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Do you have a healthy relationship with food? Take the quiz!

Posted at 1:19 PM, Sep 06, 2016
and last updated 2016-09-06 15:20:00-04

Dietitian Trish Brimhall tells us how to create and keep a healthy relationship with food.

Keep the Longest Relationship in Your Life Healthy

Shortly after we come screaming into this life and usually shortly before we leave it, there is food. When you really think about it, your relationship with food is generally the longest relationship you'll ever have. What are you doing to keep that relationship healthy in a world where eating has become a battleground, a daunting chore, or ignored all together (mindless eating on the couch or in the car)? How you view food, eating and cooking not only affects your own personal health and relationship with food, but your family members and others around you as well. Now, before you start to get huffy and stop reading, don't worry. This is not a soapbox for me to preach fear and guilt. In fact, it is the complete opposite. In the world of marketing - especially when it comes to nutrition - fear and guilt sell. But that isn't what food should be about.

Eating is:
• Joy
• Anticipation
• Social
• Nourishing
• Comforting
• Cultural
• Identity
• Renewing
• Pleasurable
Food or eating is not:
• Guilt
• Fear
• Medicine
• Confusing
• Difficult
• A chore
• Frustrating

So how is your relationship with food? Is it healthy? Has it been damaged? Is it improving or going down the disposal with last night's tasteless leftovers?

Here are a few questions to start you thinking in the right direction.
1. Do you feel anxious or worried about food or eating, especially in a social situation?
2. Do you find yourself labeling foods as good or bad, or yourself as good or bad depending on what foods you've eaten?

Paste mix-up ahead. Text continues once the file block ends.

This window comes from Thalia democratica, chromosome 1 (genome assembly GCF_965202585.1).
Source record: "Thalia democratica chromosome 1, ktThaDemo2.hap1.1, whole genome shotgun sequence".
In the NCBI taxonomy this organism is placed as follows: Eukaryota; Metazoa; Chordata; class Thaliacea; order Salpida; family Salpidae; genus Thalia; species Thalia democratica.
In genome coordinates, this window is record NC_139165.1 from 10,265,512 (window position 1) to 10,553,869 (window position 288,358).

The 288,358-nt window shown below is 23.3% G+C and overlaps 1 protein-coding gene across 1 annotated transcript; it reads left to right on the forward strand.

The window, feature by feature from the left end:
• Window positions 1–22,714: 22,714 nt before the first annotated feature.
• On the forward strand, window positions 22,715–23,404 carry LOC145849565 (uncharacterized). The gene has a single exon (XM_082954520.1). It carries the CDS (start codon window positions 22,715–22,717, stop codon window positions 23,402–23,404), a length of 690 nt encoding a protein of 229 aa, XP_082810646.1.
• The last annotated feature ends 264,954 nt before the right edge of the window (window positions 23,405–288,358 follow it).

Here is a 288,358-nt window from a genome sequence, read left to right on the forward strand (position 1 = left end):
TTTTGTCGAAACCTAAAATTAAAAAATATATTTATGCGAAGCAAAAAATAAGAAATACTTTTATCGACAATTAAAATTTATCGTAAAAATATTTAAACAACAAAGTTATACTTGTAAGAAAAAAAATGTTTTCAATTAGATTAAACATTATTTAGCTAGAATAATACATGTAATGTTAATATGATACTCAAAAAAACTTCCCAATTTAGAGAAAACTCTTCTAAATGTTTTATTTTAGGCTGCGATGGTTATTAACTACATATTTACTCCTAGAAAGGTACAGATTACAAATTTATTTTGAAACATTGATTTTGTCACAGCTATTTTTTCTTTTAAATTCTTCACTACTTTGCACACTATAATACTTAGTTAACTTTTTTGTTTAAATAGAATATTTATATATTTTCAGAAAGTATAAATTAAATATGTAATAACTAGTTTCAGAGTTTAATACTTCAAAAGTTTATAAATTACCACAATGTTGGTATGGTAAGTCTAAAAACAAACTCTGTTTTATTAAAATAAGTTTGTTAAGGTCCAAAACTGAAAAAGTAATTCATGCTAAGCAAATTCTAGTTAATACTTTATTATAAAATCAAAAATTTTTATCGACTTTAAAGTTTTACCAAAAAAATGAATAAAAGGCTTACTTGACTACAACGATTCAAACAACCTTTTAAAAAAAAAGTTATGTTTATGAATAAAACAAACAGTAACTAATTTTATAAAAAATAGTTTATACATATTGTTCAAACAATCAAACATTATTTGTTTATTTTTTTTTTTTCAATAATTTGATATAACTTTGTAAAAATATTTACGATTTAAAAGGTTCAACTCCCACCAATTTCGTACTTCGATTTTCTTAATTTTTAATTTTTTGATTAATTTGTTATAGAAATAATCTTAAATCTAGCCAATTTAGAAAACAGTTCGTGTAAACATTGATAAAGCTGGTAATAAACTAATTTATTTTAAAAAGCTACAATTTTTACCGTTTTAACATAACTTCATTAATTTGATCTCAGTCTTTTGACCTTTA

3. Do you find yourself frequently in an extreme state of hunger or fullness?
4. Do you forbid yourself certain foods with no medical cause (allergy, etc)?
5. Do you feel unable to know how to eat healthy?

Anytime you consider making a change to your eating routine or following a specific diet, watch for certain "red flags". Answering "no" to any of these questions is a definite warning sign.
• Does this eating plan allow me to enjoy all food groups?
• Would you feel comfortable if your 5 or 6 year-old son/daughter/niece/etc. were to follow this eating plan?
• Is this plan something that I can maintain happily for the rest of my life?

In a nutshell cook, eat with family and friends, savor your food, listen to your body, and strive for moderation and balance. There is no magic bullet, nor is there any one villain to blame for our woes. I think that if we spent as much time in the kitchen cooking as we do worrying and reading about the latest health craze, we'd all be in much better shape. Real food feeds the body as well as the soul, so keep it real and find enjoyment in your life-long relationship with food.

You can get more information from Trish here.